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Global Climate Change Archive - People, expeditions and governmental issues

A collection of older (2004-2005) news items that relate to people, expeditions, and government issues in the Arctic. All links will take you to sites outside of PRISM. Use your back button to return.

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    March, 2006

  • March 22, 2006 - Retiree Plans To Paddle His Canoe Solo On 8,000-kilometre Trek -
    A retiree, Jay Morrison, has made plans to paddle solo from the Gulf of St. Lawrence to the Beaufort Sea near Inuvik -- something no one has ever done in one year.

  • March 22, 2006 - Barents Sea Disappointment for Statoil - Aftenposten
    Statoil confirmed Wednesday that a well at its Uranus prospect in the Barents Sea failed to find producible oil or gas but said it had not lost hope of a discovery in the area. Map of Barents Sea region from MSN Encarta.

  • March 21, 2006 - Russian Nuclear Subs To Survey Arctic Continental Shelf Borders - Novosti
    Russian nuclear-powered submarines will participate in a project to survey Russia's continental shelf borders in the Arctic, a source in the defense ministry said Tuesday. The greater part of the Russian Arctic shelf zone is below a thick icecap so systematic surveys could only be provided by nuclear subs.

  • March 21, 2006 - Oil Gushes Into Arctic Ocean From BP Pipeline - Independent Online
    Across the frozen North Slope of Alaska, the region's largest oil accident on record has been sending hundreds of thousands of litres of crude pouring into the Arctic Ocean during the past week after a badly corroded BPO pipeline ruptured. Similar stories from Houston Chronicle and STL .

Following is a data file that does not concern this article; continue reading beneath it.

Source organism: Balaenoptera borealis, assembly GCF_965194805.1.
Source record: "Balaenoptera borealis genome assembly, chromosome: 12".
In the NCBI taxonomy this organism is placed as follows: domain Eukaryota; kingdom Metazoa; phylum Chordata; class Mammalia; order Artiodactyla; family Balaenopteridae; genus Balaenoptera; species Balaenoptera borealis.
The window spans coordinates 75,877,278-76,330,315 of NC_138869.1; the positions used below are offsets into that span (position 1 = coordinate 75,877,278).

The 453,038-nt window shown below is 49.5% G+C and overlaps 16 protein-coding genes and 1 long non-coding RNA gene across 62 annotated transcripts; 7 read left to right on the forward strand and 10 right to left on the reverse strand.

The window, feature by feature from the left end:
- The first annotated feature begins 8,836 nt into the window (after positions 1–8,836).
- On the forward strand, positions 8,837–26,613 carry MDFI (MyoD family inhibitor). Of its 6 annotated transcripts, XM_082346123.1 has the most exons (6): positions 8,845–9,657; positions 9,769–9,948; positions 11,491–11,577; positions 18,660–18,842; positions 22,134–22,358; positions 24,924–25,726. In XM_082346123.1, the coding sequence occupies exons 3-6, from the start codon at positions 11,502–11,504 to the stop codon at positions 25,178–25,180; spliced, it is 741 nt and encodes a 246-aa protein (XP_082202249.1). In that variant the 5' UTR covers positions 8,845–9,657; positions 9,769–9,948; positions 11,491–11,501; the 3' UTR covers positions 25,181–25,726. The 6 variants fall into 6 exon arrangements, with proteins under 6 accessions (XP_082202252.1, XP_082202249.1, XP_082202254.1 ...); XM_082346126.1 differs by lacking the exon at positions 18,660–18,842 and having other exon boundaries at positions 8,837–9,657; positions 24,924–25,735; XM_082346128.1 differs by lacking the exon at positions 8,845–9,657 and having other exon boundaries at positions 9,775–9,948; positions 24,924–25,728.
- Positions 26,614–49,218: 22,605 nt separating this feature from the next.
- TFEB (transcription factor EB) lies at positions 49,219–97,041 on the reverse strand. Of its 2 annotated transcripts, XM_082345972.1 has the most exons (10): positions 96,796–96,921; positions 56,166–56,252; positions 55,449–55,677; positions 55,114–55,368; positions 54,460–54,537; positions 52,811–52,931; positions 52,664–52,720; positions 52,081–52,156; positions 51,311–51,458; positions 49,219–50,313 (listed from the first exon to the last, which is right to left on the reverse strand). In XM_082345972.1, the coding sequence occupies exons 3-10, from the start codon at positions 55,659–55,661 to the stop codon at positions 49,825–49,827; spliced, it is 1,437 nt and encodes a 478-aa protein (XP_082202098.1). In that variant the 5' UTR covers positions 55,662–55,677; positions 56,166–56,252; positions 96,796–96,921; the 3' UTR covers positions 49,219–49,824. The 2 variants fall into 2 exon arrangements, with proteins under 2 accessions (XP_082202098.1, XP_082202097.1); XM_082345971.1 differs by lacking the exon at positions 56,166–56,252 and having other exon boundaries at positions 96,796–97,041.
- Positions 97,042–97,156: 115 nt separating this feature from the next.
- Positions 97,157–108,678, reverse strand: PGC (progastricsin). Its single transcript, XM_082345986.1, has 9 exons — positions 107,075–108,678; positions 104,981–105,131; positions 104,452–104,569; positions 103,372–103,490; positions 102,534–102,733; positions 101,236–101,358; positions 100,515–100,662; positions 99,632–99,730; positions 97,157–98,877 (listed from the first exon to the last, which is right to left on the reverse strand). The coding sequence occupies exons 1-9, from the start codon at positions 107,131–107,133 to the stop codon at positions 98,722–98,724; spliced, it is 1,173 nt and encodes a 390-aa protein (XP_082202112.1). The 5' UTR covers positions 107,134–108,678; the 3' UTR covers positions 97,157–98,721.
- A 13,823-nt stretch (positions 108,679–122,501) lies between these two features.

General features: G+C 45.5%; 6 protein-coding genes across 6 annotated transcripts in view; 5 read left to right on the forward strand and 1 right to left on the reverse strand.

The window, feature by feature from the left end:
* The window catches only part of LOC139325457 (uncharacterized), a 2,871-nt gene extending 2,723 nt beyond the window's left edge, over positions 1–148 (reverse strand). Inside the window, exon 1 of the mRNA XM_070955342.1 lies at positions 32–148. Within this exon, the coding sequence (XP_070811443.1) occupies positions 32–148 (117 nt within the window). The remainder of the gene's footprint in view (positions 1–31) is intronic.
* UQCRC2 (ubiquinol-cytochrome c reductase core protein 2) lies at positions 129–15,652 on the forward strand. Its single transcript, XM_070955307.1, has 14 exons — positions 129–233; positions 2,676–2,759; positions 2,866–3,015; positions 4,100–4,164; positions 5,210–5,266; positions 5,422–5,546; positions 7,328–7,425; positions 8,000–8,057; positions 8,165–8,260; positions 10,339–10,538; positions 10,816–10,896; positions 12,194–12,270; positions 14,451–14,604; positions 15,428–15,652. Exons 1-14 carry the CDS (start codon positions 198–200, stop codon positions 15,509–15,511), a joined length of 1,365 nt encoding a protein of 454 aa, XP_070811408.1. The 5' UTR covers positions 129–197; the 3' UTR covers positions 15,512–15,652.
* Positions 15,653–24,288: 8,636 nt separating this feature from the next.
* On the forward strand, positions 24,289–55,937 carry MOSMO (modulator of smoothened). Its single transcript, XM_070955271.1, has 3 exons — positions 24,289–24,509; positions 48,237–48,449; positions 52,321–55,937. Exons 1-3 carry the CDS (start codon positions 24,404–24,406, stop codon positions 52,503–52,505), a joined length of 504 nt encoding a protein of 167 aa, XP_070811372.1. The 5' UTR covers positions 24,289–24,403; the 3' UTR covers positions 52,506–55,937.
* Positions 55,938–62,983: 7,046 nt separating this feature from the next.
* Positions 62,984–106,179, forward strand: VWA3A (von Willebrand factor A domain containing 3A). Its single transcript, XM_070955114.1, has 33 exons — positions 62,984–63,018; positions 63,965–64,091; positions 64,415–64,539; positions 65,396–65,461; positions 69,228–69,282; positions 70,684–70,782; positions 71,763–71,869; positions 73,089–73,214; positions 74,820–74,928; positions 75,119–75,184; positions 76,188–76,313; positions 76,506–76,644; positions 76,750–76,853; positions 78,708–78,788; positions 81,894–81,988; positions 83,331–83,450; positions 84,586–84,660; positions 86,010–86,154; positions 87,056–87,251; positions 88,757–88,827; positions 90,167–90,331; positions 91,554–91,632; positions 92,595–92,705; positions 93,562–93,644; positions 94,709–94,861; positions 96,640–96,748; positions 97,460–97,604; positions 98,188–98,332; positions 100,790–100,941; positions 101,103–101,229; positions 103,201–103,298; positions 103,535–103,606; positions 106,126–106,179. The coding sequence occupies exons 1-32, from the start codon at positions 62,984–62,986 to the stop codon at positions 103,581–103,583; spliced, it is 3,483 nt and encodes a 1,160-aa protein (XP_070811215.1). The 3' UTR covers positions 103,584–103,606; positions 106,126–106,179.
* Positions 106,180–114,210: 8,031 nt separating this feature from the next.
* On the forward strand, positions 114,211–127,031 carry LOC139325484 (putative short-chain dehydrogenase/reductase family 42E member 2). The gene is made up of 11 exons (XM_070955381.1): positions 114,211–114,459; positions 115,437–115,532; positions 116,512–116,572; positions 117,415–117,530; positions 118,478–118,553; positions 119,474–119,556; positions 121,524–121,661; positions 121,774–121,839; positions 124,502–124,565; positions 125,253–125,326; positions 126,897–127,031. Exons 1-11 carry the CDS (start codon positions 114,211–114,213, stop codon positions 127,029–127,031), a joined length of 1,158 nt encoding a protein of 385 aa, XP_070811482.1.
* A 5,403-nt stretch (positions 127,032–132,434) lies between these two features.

• March 20, 2006 - Proposed Mackenzie Valley Pipeline Spurs Arctic Mega-plan - Vancouver Sun
    A proposed Mackenzie Valley natural gas pipeline is still before the regulators and it's already creating massive new plans for industrial development in the Arctic. Vancouver-based West Hawk Development has unveiled plans to strip-mine extensive coal reserves along the Mackenzie River and begin building $2 billion worth of coal gasification plants to tie into the pipeline within four years.

  • March 17, 2006 - Senate Panel To OK ANWR Drilling Bill By Mid-May - Reuters
    he U.S. Senate Energy and Natural Resources Committee will approve legislation by mid-May to open Alaska's Arctic National Wildlife Refuge to oil drilling, according to the panel's chairman.

  • March 16, 2006 - Democrats Want U.S. Budget Bill to Drop Oil Drilling - ENN
    Senate Democrats will try to remove language from a pending budget bill that calls for the government to raise billions of dollars in leasing fees from oil drilling in Alaska's Arctic National Wildlife Refuge.

  • March 10, 2006 - Three Months Adrift On Pack-Ice - The Independent Bangladesh
    French adventurer, Jean-Louis Etienne, is completing his "Pack-ice mission" - a voyage of three months adrift between the North Pole and Greenland on board a tiny capsule similar to that used in the Apollo space mission.

  • March 9, 2006 - Fishery Bosses Ban Pacific Krill Fishing - CBS
    The Pacific Fishery Management Council, an advisory board to the National Marine Fisheries Service, moved to prohibit krill fishing off Pacific shores. The recommendation must now be approved by the agency.

  • March 3, 2006 - Ice Warrior Arctic Expedition - BBC
    A diary exerpt from British explorer Jim McNeill who is attempting to become the first person to travel to all four North Poles. Keep up with his expedition at the BBC.